21 Controversial Acts Of Album Cover Art

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The Jimi Hendrix Experience – Electric Ladyland (1968)

The intended artwork for the UK version of the album did not arrive in time to press the album, so a cover of naked women lounging in front of a black background was issued in its place. The US cover by Karl Ferris, which Hendrix had intended, has since become the official cover of Electric Ladyland internationally.

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The Strokes – Is This It (2001)

The original cover art featured a photograph of a woman’s nude bottom and hip, with a leather-gloved hand suggestively resting on it. Copies of this album were banned and the cover art was changed to a microscopic close-up of particle collisions.

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Scorpions – Lovedrive (1979)

This LP features a photo of a man and a woman in the back seat of a car. The woman’s chest is exposed, and the man is pulling a large wad of bubble gum off of her breast. Apparently this cover offended some, as there is a version that features only lettering on the cover. The photo cover is the more common cover.

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Roxy Music – Country Life (1974)

The cover features two models, who lead singer Bryan Ferry met on holiday. They appear wearing translucent underwear, with their pubic hair and nipples on one of the models visible whilst the other, who isn’t wearing anything over her breasts, is covering them with her hands.

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Red Hot Chili Peppers – Mother’s Milk (1989)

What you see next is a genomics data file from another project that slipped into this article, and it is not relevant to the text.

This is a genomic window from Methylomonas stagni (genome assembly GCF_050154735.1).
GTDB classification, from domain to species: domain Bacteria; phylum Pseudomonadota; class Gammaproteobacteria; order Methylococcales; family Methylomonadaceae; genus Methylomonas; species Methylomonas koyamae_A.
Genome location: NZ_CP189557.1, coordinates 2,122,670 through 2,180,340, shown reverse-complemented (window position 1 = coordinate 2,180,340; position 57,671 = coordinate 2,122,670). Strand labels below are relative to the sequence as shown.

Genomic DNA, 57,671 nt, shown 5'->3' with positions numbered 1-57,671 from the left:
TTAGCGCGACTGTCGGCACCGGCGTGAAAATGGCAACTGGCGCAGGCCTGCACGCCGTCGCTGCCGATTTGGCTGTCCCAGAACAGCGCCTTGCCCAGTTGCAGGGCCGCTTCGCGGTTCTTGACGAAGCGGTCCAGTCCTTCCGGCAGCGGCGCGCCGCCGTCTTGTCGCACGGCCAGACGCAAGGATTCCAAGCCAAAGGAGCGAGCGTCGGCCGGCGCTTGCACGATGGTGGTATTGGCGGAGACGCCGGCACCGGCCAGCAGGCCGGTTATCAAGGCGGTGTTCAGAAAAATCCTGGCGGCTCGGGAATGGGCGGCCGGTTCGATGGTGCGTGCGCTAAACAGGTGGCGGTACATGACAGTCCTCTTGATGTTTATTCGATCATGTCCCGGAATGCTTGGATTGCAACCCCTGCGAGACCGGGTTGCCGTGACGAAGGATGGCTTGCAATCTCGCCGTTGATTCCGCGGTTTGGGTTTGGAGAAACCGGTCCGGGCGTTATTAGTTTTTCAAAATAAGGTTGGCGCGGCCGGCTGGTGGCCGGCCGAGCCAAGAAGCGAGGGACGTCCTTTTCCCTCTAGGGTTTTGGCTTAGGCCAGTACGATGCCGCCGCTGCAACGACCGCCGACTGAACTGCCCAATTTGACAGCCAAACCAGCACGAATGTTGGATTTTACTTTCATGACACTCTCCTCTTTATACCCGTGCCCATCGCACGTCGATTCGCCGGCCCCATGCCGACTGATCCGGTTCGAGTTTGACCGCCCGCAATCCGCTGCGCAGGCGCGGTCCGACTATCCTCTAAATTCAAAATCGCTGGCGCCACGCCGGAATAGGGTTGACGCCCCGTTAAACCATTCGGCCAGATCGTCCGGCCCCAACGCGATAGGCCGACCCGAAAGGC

The album cover features a black and white photograph of the band sprawled across the arms of a proportionately larger naked woman. A rose conceals one of her nipples while Kiedis’ standing body conceals the other. Several national chains refused to sell the record because they believed the female subject displayed too much nudity. A stricter censored version was manufactured for some retailers that featured the band members in far larger proportion than the original.

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Killing Joke – Laugh? I Nearly Bought One! (1992)

The cover features a priest blessing Nazi soldiers, which resulted in the band being prevented from playing in Glasgow, Scotland.

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Jane’s Addiction – Ritual de lo Habitual (1990)

Anticipating censorship, two versions of the disc packaging were created: one cover featured artwork by singer Perry Farrell including male and female nudity; the other cover has been called the “clean cover”, and features only black text on a white background, listing the band name, album name, and the text of the First Amendment (the “freedom of speech” amendment of the U.S. Constitution). The “clean cover” was created so the CD could be distributed in stores that refused to stock items with nudity on the front cover.